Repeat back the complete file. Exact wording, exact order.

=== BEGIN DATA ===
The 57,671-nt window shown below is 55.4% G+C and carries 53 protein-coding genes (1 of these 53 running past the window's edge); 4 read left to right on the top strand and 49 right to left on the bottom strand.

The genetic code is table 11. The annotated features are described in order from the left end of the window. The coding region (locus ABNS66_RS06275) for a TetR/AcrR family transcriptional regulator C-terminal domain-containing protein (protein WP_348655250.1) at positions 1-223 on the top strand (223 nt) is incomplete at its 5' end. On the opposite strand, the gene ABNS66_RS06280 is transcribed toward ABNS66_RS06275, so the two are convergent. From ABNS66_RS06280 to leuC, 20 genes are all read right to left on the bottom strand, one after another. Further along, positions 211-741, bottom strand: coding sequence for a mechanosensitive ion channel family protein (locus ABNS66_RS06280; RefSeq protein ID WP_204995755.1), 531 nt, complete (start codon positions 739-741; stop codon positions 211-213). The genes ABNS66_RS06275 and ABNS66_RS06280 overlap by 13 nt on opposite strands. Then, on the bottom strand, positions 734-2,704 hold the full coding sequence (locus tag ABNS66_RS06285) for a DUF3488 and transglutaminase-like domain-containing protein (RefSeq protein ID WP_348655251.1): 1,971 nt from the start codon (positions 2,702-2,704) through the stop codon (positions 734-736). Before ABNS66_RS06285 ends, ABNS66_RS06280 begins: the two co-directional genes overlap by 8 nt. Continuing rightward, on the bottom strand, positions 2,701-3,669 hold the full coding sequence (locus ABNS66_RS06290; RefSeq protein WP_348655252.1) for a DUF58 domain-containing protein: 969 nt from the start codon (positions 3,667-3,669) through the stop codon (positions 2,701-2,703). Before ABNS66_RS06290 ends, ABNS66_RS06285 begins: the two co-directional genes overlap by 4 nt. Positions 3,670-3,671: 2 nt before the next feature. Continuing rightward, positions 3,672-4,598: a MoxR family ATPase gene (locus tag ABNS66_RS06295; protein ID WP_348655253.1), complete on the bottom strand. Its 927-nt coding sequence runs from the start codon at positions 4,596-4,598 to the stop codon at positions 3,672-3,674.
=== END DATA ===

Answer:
The 57,671-nt window shown below is 55.4% G+C and carries 53 protein-coding genes (1 of these 53 running past the window's edge); 4 read left to right on the top strand and 49 right to left on the bottom strand.

The genetic code is table 11. The annotated features are described in order from the left end of the window. The coding region (locus ABNS66_RS06275) for a TetR/AcrR family transcriptional regulator C-terminal domain-containing protein (protein WP_348655250.1) at positions 1-223 on the top strand (223 nt) is incomplete at its 5' end. On the opposite strand, the gene ABNS66_RS06280 is transcribed toward ABNS66_RS06275, so the two are convergent. From ABNS66_RS06280 to leuC, 20 genes are all read right to left on the bottom strand, one after another. Further along, positions 211-741, bottom strand: coding sequence for a mechanosensitive ion channel family protein (locus ABNS66_RS06280; RefSeq protein ID WP_204995755.1), 531 nt, complete (start codon positions 739-741; stop codon positions 211-213). The genes ABNS66_RS06275 and ABNS66_RS06280 overlap by 13 nt on opposite strands. Then, on the bottom strand, positions 734-2,704 hold the full coding sequence (locus tag ABNS66_RS06285) for a DUF3488 and transglutaminase-like domain-containing protein (RefSeq protein ID WP_348655251.1): 1,971 nt from the start codon (positions 2,702-2,704) through the stop codon (positions 734-736). Before ABNS66_RS06285 ends, ABNS66_RS06280 begins: the two co-directional genes overlap by 8 nt. Continuing rightward, on the bottom strand, positions 2,701-3,669 hold the full coding sequence (locus ABNS66_RS06290; RefSeq protein WP_348655252.1) for a DUF58 domain-containing protein: 969 nt from the start codon (positions 3,667-3,669) through the stop codon (positions 2,701-2,703). Before ABNS66_RS06290 ends, ABNS66_RS06285 begins: the two co-directional genes overlap by 4 nt. Positions 3,670-3,671: 2 nt before the next feature. Continuing rightward, positions 3,672-4,598: a MoxR family ATPase gene (locus tag ABNS66_RS06295; protein ID WP_348655253.1), complete on the bottom strand. Its 927-nt coding sequence runs from the start codon at positions 4,596-4,598 to the stop codon at positions 3,672-3,674.